As inflation rates in Australia show renewed increases, the Reserve Bank of Australia (RBA) is under pressure to decide whether to raise the official cash rate before year’s end. While markets expect a steady rate at 4.1% following the RBA’s upcoming Tuesday meeting, surprises may be in store.
The RBA will conduct its first rates meeting under its new governor, Michele Bullock, amid complex economic variables. On one hand, inflation rates are on the rise, far exceeding the RBA’s comfort zone. On the other hand, there are a series of emerging economic threats such as China’s faltering economy, which affects Australia as its largest trading partner.
Luke McMillan, head of research at Ophir Asset Management, suggests that the RBA is likely to exercise caution. “The bank has to manage a range of competing concerns: slowing yet stubbornly high inflation, the delayed effects of past rate hikes, a looming cliff in fixed-rate mortgages, and a rebound in house prices,” McMillan stated.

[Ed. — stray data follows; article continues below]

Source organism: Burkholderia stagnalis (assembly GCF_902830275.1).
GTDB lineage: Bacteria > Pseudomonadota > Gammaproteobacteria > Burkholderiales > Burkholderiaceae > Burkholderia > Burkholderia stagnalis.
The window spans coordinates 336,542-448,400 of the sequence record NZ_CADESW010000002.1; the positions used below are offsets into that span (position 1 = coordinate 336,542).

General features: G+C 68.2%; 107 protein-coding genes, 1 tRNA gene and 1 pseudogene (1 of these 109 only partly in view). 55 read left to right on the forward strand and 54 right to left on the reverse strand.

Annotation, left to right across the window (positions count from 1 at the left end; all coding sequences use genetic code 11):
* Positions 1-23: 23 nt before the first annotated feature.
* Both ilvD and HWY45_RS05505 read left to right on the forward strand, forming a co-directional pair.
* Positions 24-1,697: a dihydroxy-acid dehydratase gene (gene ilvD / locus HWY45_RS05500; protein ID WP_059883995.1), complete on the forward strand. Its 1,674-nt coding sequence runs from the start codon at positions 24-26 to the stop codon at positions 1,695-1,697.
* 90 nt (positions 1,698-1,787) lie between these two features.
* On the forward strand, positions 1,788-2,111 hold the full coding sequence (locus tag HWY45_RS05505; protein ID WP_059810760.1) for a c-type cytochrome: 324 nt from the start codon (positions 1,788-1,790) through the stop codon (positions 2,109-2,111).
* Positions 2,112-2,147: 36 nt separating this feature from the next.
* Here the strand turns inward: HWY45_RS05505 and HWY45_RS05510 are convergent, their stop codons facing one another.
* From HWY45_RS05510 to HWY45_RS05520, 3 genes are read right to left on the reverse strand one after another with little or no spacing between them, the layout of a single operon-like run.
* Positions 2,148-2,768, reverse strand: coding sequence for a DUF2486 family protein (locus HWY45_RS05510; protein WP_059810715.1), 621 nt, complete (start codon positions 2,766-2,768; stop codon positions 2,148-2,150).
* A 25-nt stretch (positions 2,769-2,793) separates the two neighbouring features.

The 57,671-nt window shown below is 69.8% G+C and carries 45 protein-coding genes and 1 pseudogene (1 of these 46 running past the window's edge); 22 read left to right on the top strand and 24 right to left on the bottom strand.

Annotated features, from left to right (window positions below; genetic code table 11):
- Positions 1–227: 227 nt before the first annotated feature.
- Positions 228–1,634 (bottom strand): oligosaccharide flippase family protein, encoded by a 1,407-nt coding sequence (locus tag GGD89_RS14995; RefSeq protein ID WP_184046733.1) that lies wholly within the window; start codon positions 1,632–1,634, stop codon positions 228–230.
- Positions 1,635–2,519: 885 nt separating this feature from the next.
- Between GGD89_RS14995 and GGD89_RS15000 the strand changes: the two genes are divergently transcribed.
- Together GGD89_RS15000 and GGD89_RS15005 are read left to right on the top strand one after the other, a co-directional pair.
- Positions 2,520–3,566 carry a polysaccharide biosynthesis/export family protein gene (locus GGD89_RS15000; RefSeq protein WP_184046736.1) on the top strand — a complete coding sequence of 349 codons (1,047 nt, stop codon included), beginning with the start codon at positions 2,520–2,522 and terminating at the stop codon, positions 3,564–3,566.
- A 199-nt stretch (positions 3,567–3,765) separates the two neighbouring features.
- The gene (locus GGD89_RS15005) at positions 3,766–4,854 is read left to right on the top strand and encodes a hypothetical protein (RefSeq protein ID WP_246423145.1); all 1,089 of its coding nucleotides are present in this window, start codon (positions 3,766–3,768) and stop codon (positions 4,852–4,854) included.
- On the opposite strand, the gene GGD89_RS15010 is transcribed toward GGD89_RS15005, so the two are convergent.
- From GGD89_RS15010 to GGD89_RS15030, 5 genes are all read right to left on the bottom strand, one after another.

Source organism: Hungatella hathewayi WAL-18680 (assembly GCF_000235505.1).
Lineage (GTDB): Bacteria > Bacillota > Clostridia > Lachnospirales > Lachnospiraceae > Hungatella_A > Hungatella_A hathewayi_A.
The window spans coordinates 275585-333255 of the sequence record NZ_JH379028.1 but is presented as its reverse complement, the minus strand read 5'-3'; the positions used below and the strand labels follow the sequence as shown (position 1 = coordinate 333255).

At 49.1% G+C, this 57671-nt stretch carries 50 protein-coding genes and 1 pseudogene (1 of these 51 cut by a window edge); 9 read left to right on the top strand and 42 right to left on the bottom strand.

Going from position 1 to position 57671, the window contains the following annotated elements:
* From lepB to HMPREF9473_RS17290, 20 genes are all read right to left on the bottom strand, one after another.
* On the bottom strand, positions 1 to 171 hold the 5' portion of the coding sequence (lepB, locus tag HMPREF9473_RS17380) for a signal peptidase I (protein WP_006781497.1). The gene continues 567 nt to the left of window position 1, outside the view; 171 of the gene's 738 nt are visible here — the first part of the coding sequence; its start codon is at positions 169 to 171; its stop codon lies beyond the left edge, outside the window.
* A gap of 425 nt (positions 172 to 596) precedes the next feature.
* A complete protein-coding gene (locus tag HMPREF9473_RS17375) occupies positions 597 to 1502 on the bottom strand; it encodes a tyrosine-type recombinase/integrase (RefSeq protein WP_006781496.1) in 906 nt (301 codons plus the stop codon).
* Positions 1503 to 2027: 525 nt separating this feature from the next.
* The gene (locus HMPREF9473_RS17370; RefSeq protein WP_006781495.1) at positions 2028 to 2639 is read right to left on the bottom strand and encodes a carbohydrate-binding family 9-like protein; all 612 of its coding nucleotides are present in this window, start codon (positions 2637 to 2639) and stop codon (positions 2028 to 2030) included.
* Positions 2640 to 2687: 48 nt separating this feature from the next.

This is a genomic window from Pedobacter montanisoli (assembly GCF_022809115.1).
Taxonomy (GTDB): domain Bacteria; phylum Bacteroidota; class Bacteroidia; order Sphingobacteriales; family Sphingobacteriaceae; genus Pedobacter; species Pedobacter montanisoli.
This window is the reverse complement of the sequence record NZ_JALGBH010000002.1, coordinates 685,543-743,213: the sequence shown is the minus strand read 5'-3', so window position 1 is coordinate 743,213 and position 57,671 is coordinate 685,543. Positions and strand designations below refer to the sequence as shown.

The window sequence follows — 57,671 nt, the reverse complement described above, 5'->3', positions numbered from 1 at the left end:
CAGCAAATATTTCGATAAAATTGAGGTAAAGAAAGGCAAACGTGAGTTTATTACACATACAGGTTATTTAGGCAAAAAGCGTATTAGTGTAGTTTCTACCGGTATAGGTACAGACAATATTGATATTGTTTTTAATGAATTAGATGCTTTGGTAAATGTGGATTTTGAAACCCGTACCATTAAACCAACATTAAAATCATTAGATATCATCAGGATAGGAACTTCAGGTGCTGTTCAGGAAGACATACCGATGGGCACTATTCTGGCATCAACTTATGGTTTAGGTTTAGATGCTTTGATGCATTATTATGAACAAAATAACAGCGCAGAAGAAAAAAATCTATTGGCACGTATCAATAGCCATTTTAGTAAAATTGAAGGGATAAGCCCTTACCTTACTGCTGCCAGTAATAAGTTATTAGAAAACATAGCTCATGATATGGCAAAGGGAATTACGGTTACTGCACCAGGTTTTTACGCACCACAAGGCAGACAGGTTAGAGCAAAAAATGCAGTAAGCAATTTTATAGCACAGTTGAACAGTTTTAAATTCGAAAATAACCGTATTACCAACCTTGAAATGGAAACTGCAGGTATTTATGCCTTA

Since last May, the RBA has increased rates 12 times to curtail inflation by making borrowing more expensive. These moves have led to speculations of a final rate hike before the end of 2023.
Oil Prices and Inflation
A significant driver of August’s inflation increase has been a surge in global oil prices. While a temporary spike in oil costs can be set aside, a consistent high price for oil could send ripple effects throughout the Australian economy, affecting sectors from transportation to agriculture.
Stephen Wu, an economist at the Commonwealth Bank, characterises the inflation increase as a “temporary hump” and expects the RBA to share this view at its next meeting.
With most analysts suggesting that the RBA will wait for more comprehensive quarterly data before making a move, any decision to change the official cash rate seems likely to be deferred until at least November.
George Tharenou, Chief Economist for UBS in Australia, shares this outlook. “For the time being, we expect the RBA to maintain the status quo, with the cash rate peaking at 4.10%,” he said.
As the RBA prepares for its first meeting under new governance, Australia’s economic landscape remains highly volatile. A surge in inflation rates is pitted against a variety of economic risks, making the decision to raise the official cash rate a complex one. All eyes will be on the RBA’s Tuesday meeting for any clues on what direction Australia’s monetary policy may take.